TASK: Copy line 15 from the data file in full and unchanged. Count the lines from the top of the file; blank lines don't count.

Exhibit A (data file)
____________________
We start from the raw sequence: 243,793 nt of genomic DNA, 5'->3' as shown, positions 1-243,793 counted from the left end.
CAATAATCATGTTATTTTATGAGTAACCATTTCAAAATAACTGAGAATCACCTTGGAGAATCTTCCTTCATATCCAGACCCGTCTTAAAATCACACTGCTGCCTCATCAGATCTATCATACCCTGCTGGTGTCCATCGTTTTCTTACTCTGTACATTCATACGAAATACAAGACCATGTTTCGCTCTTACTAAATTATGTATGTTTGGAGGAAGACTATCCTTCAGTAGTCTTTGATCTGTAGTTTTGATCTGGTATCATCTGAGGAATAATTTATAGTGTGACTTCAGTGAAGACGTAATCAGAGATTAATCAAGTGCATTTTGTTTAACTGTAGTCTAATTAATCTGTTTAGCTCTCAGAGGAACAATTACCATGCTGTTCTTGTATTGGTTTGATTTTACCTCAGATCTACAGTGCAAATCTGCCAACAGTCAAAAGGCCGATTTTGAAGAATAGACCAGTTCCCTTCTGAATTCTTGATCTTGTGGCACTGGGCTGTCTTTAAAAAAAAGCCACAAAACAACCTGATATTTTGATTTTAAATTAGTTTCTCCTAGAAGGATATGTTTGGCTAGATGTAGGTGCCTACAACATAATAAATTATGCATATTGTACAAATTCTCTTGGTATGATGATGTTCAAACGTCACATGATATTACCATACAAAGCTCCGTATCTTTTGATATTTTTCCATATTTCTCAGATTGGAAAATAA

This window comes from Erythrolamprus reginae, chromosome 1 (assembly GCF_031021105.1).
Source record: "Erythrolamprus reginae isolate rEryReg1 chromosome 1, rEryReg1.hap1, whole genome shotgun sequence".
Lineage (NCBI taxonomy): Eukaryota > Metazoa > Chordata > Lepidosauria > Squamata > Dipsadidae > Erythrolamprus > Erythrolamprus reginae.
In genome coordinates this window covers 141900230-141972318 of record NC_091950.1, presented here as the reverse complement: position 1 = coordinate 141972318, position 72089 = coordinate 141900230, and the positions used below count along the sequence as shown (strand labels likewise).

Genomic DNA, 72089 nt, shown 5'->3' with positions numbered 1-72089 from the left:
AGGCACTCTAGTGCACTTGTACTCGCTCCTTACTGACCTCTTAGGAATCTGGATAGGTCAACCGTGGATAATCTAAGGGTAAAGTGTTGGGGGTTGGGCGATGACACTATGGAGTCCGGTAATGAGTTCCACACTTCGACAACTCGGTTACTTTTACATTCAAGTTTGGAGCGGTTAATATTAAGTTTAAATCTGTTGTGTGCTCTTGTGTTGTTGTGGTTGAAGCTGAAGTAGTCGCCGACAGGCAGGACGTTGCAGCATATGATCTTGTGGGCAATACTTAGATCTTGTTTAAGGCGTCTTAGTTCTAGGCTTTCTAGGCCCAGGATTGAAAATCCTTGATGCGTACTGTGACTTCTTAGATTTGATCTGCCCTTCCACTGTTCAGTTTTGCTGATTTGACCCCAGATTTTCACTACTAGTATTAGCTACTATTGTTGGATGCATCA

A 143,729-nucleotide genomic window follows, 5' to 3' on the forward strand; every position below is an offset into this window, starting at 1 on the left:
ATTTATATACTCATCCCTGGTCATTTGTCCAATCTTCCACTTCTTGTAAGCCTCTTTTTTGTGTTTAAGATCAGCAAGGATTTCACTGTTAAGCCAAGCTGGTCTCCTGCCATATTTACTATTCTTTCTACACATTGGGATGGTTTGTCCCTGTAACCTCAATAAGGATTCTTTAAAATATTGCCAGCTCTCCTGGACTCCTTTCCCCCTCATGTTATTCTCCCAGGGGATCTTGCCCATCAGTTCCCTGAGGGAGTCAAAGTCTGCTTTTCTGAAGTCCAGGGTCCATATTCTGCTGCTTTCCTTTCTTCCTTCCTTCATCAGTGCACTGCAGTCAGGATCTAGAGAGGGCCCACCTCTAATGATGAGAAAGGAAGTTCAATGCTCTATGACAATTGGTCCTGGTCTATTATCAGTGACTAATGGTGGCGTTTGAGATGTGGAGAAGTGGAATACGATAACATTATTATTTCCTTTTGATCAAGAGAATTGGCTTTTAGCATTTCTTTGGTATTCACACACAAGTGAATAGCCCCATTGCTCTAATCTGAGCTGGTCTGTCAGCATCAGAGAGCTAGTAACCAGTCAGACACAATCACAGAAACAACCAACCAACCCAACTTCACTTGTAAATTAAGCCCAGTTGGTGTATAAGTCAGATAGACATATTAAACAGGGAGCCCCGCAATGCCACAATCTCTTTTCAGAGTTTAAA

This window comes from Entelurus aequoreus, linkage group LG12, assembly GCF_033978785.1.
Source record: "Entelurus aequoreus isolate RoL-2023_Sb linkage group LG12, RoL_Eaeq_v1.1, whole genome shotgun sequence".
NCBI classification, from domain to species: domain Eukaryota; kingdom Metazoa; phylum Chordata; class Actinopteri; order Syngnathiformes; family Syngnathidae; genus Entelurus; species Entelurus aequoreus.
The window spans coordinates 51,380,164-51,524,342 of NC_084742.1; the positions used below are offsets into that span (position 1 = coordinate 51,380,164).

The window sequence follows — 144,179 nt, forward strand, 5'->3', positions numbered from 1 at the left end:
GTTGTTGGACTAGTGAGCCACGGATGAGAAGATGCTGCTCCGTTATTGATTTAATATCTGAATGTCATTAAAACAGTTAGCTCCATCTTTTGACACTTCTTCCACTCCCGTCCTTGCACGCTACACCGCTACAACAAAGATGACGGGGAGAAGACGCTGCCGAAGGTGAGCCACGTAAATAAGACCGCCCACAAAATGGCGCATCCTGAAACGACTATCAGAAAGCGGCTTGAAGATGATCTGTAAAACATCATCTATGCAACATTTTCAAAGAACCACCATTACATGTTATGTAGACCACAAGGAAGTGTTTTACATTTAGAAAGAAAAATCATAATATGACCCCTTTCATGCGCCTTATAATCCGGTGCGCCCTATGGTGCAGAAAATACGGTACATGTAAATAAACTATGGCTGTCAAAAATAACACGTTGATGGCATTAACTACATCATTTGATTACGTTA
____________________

The window sequence follows — 144,179 nt, forward strand, 5'->3', positions numbered from 1 at the left end: